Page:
Discrete Manufacturing ERP: Scheduling Strategies
Scheduling of work is one of the many arrows in the ERP system quiver. There are some who use scheduling a lot and many who might not appreciate the power it provides an ERP user. Scheduling applies to any kind of ERP including discrete manufacturing ERP.
Forward Scheduling vs Backward Scheduling
In the simplest terms, scheduling will line up work in a sequence of operations so that the job can complete when the customer expects their order. The lean manufacturing purist will want work to complete just in time for shipment. He will use backward scheduling and the discrete manufacturing ERP will begin with the shipment date and back off the start of each operation to arrive at the latest possible start date for production.
Another ERP user might want to start right away so there is a cushion before shipment if any problems arise. He might also want to get work out of the way so that any unexpected orders can be accommodated. That user will select forward scheduling. The discrete manufacturing ERP will begin today and move out in time, arriving at the soonest possible completion date.
Either ERP scheduling model needs to be concerned with the availability of materials and shop capacity. In the forward schedule example, we might know that all necessary materials will be on hand on the 10th of the month so we could forward schedule from that date and not today. All ERP systems will calculate the total load on the shop. Load is the number of hours required at a work center to build all jobs required at that work center.
Infinite Capacity vs Finite Capacity
Another schedule modifier is infinite capacity. When one selects that tool, he expects that no matter what the total load is, he can always create new capacity by working overtime as needed. Another user might use finite capacity. He believes that there is a limit to the number of hours a piece of equipment can be used and that the scheduling system must be limited to that capacity. If a work center or equipment resource reaches its capacity, any work must be scheduled in future time periods.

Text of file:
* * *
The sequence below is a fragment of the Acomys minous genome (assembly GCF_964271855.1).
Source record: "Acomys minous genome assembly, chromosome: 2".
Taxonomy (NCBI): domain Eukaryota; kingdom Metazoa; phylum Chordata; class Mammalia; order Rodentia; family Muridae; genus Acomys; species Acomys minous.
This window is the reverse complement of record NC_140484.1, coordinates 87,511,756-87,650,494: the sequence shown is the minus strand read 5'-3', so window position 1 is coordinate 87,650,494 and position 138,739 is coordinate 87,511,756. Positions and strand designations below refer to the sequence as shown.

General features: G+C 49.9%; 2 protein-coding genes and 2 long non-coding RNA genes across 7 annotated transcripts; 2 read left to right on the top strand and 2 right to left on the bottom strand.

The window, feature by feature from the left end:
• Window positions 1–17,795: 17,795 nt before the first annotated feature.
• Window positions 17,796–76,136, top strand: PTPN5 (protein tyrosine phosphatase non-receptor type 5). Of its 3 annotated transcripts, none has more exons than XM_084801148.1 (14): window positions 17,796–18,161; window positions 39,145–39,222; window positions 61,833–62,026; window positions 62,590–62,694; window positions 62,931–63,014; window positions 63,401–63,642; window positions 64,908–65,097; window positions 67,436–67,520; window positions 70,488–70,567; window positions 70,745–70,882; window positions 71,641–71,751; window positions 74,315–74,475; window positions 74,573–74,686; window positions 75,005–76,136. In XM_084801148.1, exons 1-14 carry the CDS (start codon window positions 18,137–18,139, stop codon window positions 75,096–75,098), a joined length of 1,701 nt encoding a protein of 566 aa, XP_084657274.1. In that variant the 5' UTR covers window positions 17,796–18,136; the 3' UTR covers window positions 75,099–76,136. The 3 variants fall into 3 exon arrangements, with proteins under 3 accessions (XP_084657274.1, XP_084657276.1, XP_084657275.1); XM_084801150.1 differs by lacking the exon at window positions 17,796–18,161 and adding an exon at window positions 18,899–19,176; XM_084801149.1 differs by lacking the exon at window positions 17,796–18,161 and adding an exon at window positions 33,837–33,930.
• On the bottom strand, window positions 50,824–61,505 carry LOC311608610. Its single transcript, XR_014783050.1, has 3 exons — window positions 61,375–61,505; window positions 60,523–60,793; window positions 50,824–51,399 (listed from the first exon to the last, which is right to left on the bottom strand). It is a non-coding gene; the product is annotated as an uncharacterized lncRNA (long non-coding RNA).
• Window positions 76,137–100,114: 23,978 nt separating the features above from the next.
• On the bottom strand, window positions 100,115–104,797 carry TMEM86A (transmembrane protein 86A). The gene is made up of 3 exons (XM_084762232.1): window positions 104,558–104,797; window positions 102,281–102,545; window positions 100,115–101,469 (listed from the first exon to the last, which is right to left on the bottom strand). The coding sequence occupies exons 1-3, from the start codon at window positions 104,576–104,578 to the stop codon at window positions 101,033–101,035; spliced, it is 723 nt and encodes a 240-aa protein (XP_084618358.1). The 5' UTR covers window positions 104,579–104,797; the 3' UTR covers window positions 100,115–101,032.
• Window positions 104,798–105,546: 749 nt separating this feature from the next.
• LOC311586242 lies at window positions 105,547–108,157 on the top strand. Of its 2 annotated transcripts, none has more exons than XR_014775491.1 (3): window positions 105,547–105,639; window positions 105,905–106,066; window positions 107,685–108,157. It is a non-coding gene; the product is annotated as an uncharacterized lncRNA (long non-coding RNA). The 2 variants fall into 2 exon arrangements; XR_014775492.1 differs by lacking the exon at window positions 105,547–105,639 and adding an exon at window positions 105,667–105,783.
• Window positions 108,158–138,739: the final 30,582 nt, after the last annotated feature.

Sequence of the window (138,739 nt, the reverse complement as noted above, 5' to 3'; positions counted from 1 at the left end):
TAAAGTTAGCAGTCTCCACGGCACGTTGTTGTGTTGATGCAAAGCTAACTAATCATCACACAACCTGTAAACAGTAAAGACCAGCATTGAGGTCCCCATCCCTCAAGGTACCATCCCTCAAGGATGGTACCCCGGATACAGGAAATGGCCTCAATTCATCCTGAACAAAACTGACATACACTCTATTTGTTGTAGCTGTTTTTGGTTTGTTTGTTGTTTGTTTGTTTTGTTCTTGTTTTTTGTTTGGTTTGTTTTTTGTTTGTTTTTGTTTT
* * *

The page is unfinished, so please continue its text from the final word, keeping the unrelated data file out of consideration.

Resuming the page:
All these schedule modifiers can be used in combination. Some resources might be scheduled infinitely and others scheduled as finite. Discrete manufacturing ERP can manage this combination easily. An ERP user might schedule a job to start using forward scheduling and after some of the work is complete he might reschedule the completion of the job using backward scheduling. The job will be held partially complete.
All these tools are there to fine-tune your production to best use your resources and deliver on time to your customers. Understand the tools and become an expert scheduler.
Featured white papers
Manufacturing ERP: 10 steps to success
Complete step-by-step guide to manufacturing ERP softwareDownload
Manufacturing ERP Implementation Checklist
Over 70 actionable steps to rolling out new manufacturing ERP softwareDownload
Manufacturing ERP requirements template
Over 120 critical manufacturing ERP features in one downloadable spreadsheetDownload
What is manufacturing ERP inventory management?
The advantages of ERP inventory management including features, processes, and more
Five ways Drum-Buffer-Rope scheduling can boost your manufacturing performance
Exclusive guest blog from Genius ERP on DBR scheduling in ERP
How can Digital Transformation (DX) solve my manufacturing challenges?
An exclusive guest blog discussing digital transformation, ERP, and manufacturing